Other than yoga, what other means are used by Buddhists and Hindus to discipline the body?
Buddhism is a religion that stresses the achievement of bliss through self knowledge and acceptance. Both Buddhism and Hinduism eschew hedonism and the excessive consumption of the West. There is a strong belief in the body-mind connection: that physical habits strongly influence mental well being. Other methods used to discipline the body include conscious breathing, meditation, fasting, avoidance of alcohol and other toxins, and rejecting physical comfort (e.g. soft mattresses). Rising above physical discomfort is seen as a way to strengthen the individual's will power. One tenet of Buddhism is that the individual must accept that life is suffering and hardship, and this acceptance is seen as a way to move towards enlightenment.
In both religious traditions, there is a strong emphasis on meditation and the effects of meditative practices to discipline both mind and body. The notion of internal prayer and being devout in one's prayers helps to feed the idea that the body is something that be controlled by the mind. Internal prayer to this end is one means that are employed in helping to fully gain power over this end. There is not much of the idea that the body is something that stands against the mind in either religious tradition. Yet, the belief that prayer and meditation can help to control the ends of the body and, in effect, provide structure to it is something that we see espoused in both religious expressions.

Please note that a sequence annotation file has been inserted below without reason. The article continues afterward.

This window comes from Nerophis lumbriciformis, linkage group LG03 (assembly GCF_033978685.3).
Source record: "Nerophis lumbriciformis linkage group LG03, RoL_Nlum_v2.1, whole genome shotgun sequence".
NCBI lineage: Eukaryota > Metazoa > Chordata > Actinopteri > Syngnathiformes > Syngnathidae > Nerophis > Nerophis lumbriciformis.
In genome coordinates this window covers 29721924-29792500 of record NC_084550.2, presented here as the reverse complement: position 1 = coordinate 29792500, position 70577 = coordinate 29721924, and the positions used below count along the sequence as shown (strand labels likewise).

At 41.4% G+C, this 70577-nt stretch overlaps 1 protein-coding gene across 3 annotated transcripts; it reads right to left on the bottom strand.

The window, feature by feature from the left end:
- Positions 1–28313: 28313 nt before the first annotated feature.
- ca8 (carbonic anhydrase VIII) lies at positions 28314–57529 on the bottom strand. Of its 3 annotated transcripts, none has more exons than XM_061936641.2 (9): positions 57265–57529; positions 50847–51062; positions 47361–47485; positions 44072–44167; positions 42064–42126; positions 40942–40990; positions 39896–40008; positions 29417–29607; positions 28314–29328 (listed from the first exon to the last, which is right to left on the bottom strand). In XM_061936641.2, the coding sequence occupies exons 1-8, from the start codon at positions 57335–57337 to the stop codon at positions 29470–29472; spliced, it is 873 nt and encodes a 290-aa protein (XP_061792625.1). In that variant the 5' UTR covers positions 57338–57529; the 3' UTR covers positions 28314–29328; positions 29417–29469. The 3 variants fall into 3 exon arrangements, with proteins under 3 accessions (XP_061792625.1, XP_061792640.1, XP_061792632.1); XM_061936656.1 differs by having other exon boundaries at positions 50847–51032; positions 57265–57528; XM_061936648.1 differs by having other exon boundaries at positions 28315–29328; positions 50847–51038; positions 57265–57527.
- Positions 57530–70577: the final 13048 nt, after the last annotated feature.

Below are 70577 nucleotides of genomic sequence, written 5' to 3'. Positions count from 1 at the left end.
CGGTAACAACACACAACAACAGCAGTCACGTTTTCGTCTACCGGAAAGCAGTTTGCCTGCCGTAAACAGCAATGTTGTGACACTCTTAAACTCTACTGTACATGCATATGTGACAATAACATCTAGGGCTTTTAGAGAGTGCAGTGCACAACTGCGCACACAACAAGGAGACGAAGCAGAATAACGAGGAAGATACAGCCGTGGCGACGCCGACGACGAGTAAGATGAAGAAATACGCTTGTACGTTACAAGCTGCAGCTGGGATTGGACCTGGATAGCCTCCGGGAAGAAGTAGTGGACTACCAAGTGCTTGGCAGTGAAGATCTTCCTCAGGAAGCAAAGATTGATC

What is popularly called yoga is, in reality, one of the many different practices or paths used for achieving salvation, each of which is called known by different kind of yoga. Some of the main main types of yoga, which are described in Geeta include:
Karma yoga - the path of preforming your duty without being swayed by considerations of personal gain or loss.
Gyan yoga - Learning about the true nature of the universe.
Bhakti yoga - Devotion to some incarnation of god in physical form.
Sanyas yoga - The path of renunciation, or giving up the ownership of all possessions and living a simple life.
It may be worthwhile to note, that though these different types of yoga represent different approaches, they are not mutually exclusive. A person can practice more than one type of yogas, simultaneously and without facing any contradiction.
The popular yoga we know as yoga, which is primarily the path of improving the capabilities of the body and the mind, by exercises consisting of different postures, breathing exercises, and meditation, is a useful supplement to all the other types of yoga.